But what does Saini do for cardio, which has been prescribed as well?
“For that I go to a friend’s place which has more space. I have many equipment at my home but sometimes not every exercise given to us is possible within the confines of the house. So, I communicate with the national team trainer for his advice if any modification is needed.”
Like Saini, Ajinkya Rahane and Cheteshwar Pujara too are following specific training regimes. A source close to Rahane said that he is exercising for two and half hours daily in the gym in his building complex. Rahane’s regime includes cardio, weight training, stretching and yoga.
Pujara is working on increasing his back strength after suffering a strain in the Ranji Trophy final, played in the second week of March. The Saurashtra man is mainly focussing on cardio, by running on the treadmill and cycling.
So, do the players send the data gathered from the exercise back to the trainer? No, said Saini.
“During camps or even on field training, we GPS to take our readings. That is not possible from home. Now I rely on communicating what I have done on the phone,” he said.
Meanwhile, the England cricket team—whose tour of Sri Lanka was called off earlier this month due to the Covid-19 outbreak—is following a technically advanced approach. England’s cricketers are keeping fit by taking part in “virtual” training sessions.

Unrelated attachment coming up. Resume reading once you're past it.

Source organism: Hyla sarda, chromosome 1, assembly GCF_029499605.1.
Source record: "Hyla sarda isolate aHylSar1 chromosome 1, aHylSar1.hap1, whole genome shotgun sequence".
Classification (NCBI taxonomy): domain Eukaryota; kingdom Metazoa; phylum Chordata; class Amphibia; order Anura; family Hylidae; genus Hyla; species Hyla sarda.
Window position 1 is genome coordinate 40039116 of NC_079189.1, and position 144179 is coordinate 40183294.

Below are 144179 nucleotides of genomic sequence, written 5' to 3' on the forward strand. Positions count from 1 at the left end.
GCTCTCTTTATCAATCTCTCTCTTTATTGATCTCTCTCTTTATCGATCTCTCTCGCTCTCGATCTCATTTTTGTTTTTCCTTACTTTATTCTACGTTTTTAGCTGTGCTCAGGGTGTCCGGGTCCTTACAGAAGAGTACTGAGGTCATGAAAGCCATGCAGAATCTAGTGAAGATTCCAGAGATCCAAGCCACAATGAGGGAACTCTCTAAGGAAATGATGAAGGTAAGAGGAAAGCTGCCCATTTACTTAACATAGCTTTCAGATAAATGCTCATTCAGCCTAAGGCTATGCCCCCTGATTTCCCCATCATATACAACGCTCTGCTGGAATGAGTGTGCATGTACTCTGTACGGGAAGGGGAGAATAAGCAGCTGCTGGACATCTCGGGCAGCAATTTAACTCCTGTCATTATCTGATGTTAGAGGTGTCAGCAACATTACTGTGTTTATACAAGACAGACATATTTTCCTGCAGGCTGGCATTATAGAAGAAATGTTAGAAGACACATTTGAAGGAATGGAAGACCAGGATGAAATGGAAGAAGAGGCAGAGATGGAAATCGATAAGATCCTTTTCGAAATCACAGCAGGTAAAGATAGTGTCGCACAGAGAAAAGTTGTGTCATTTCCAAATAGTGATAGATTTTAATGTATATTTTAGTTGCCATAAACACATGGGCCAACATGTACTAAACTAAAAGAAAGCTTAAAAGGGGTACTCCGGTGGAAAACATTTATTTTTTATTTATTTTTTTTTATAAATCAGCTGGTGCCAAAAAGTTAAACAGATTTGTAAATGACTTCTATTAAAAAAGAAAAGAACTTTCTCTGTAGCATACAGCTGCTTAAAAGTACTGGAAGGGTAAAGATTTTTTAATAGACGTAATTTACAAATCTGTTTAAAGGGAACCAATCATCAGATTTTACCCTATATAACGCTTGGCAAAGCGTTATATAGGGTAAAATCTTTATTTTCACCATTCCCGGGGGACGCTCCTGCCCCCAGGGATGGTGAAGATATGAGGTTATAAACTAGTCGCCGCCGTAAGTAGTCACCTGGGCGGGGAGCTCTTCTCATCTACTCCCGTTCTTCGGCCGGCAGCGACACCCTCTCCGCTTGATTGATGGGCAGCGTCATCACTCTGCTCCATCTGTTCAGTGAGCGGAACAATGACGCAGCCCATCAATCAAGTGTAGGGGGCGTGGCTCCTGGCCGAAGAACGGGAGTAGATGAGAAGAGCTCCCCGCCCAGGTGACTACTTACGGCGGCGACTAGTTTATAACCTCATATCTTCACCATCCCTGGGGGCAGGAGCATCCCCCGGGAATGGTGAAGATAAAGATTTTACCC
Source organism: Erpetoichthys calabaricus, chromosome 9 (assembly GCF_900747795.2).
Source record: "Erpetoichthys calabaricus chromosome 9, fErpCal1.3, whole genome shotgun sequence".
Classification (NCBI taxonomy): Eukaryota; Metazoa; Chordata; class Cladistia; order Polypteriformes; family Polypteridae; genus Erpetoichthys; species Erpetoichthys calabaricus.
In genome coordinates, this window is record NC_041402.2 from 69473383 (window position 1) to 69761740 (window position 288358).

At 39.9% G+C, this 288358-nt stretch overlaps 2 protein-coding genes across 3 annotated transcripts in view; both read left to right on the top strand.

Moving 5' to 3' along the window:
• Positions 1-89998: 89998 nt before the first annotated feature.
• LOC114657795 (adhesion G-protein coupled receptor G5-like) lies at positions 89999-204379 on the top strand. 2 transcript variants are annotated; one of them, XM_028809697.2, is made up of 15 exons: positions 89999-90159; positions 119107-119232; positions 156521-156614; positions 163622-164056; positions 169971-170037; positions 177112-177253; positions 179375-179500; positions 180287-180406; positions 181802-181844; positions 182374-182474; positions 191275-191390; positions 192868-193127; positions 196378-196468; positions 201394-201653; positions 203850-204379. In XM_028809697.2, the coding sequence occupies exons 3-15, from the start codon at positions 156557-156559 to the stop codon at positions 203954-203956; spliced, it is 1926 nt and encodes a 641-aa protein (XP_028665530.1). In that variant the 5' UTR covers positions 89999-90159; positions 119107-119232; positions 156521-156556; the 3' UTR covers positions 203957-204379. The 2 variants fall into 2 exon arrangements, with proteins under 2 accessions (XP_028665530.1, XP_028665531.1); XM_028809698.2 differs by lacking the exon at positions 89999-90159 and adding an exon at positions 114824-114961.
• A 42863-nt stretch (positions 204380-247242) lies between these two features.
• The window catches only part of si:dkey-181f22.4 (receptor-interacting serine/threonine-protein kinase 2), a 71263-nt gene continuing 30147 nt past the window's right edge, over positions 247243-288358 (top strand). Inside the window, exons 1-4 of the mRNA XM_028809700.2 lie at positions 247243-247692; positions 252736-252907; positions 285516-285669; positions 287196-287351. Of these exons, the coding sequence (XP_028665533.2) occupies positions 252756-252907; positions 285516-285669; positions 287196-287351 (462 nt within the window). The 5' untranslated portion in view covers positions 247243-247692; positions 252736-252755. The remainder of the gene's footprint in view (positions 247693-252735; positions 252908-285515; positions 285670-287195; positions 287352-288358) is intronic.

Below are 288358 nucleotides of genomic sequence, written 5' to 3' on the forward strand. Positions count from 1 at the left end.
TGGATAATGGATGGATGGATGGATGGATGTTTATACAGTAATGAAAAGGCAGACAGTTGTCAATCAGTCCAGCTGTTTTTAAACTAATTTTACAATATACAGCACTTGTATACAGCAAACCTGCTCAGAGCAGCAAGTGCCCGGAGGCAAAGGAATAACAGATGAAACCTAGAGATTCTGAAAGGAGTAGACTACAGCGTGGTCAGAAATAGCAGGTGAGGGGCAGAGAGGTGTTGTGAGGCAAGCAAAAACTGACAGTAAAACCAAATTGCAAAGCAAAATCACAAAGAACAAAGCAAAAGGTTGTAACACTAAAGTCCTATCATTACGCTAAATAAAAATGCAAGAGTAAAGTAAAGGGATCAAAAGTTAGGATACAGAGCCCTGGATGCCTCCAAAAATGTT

“A few of the lads are training together virtually. I did a workout with Stuart Broad and Mark Wood yesterday,” James Anderson said on Friday.
“We’ve all got Pelotons — the bikes. You can compete against each other. Stuart came out on top this time, with me a close second and Mark Wood in third.”
Rob Ahmun, England and Wales Cricket Board’s national coach for strength and conditioning, recently said that the board had provided centrally contracted men’s and women’s players with a ‘home training’ package, including ropes, resistance bands, medicine ball and a kettle ball.
“If the season does come about and we know we have, say, a six week build-up to the season, we’ve ensured the players aren’t starting from a training base of zero, they’re starting from a decent base so they can hit the ground running,” he said.
The much-needed break from the game, according to former India physiotherapist John Gloster, should also be utilised by international cricketers to get a better understanding of their respective skill-sets and crafts.
“It’s easy to feel anxiety during such unprecedented times, when nobody knows what to plan for,” said Gloster, before listing out a few tips to the pros to avoid the lurch.
“One can watch documentaries, play mind games, have conversations. I know half a dozen of cricketers who have signed up for online courses in international universities. Those are the positive aspects one should focus on. Those are the things that they can take back once they get back into the game.”
No one really knows when that will be. But for now in cricket, the behind-the-scenes training continues on a mental and physical level.
(With inputs from Sanjjeev K Samyal)